China has blocked a tributary of the mighty Brahmaputra in Tibet as part of the construction of its “most expensive” hydro-power project which could cause concern in India as it may impact water flows into the lower riparian countries, state-run Xinhua news agency reported Saturday.
However, R.N. Ravi, joint intelligence committee chairman, who was in Beijing on September 29 for a meeting with China, rejected reports in media about China blocking a tributary of the Brahmaputra river in Tibet.
Speaking with this newspaper on Saturday, Mr Ravi said that China may have been building some dams in Tibet but it doesn’t have any intention to block Brahamaputra.
While there is no water-sharing treaty between the countries, India and China established an Expert Level Mechanism (ELM) on trans-border rivers and in October 2013 the two governments signed a memorandum of understanding on strengthening cooperation on trans-border rivers under which Beijing provides data to India on the water flows.
The reports of blockade of the Brahmaputra river tributary comes at a time of India’s reported decision to suspend talks with Pakistan under the Indus Water Treaty as part of its efforts to hit back at Pakistan in the aftermath of the Uri attack.
Some of the rivers under the Indus Water Treaty originate in China.
Xinhua news agency quoted Zhang Yunbao, head of the project’s administration bureau, as saying that the Lalho project on Xiabuqu river, a tributary of Yarlung Zangbo (the Tibetan name for Brahmaputra), in Xigaze in Tibet involves an investment of 4.95 billion yuan ($740 million).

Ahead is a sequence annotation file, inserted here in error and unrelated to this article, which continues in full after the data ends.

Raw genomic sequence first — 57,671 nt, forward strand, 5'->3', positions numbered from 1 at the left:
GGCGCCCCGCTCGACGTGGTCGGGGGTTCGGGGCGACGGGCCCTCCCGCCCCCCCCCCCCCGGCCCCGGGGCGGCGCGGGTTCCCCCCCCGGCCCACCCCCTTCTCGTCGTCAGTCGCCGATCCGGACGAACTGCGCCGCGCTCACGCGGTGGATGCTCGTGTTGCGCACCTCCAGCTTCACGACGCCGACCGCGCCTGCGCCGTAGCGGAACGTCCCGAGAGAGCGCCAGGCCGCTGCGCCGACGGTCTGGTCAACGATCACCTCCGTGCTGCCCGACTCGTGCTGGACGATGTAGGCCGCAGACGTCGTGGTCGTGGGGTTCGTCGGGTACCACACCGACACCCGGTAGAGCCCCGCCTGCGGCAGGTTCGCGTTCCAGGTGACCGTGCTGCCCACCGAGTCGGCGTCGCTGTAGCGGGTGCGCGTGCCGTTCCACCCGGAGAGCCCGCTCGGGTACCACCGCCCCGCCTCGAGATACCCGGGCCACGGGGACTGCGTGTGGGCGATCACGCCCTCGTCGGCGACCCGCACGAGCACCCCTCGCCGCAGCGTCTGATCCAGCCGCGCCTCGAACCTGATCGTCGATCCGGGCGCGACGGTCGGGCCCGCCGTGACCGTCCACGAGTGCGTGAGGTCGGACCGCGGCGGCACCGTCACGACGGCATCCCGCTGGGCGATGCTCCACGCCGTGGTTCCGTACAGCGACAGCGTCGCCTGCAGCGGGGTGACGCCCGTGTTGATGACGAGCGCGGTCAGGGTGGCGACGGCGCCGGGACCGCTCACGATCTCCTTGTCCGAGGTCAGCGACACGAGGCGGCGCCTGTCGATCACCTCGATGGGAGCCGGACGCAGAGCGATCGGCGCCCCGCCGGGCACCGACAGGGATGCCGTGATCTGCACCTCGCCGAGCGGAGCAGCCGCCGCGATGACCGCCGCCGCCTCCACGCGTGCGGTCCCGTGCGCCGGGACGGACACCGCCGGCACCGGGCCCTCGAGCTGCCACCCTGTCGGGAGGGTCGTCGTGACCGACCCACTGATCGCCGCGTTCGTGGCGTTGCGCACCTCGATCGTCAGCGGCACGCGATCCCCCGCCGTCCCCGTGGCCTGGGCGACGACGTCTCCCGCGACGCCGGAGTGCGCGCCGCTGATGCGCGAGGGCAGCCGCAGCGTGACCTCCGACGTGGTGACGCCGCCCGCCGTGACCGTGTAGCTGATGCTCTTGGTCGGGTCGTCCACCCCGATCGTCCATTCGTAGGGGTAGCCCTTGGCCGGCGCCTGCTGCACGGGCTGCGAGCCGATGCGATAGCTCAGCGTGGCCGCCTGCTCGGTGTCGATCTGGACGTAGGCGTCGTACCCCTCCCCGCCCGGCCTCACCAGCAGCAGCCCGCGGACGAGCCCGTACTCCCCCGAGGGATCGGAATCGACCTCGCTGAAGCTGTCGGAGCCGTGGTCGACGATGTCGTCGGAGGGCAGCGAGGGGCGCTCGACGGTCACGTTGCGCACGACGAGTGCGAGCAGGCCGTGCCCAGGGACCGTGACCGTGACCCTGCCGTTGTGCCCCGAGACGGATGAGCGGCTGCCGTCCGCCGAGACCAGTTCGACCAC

Xigaze — also known as Shigatse — is located close to Sikkim, and from here the Brahmaputra flows into Arunachal Pradesh. The report has called Lalho the “most expensive project”, whose construction began in June 2014 and is scheduled to be completed in 2019.
It is not clear yet what impact the blockade of the river will have on the flow of water from the Brahmaputra into the lower riparian countries like India and Bangladesh.
Last year, China had operationalised the $1.5 billion Zam Hydropower Station, the largest in Tibet, built on the Brahmaputra river, which had raised concerns in India.
But China has been maintaining that it has taken into consideration India’s concerns and allays apprehensions of restricting the flow of water, saying its dams are run of the river projects not designed to hold water.
The outline of China’s 12th Five Year Plan indicates that three more hydropower projects on the mainstream of the Brahmaputra river in Tibet Autonomous Region have been approved for implementation.
In March, Union minister of state for water resources Sanwar Lal Jat said that India had expressed its concerns to China about the likely impact of the dams.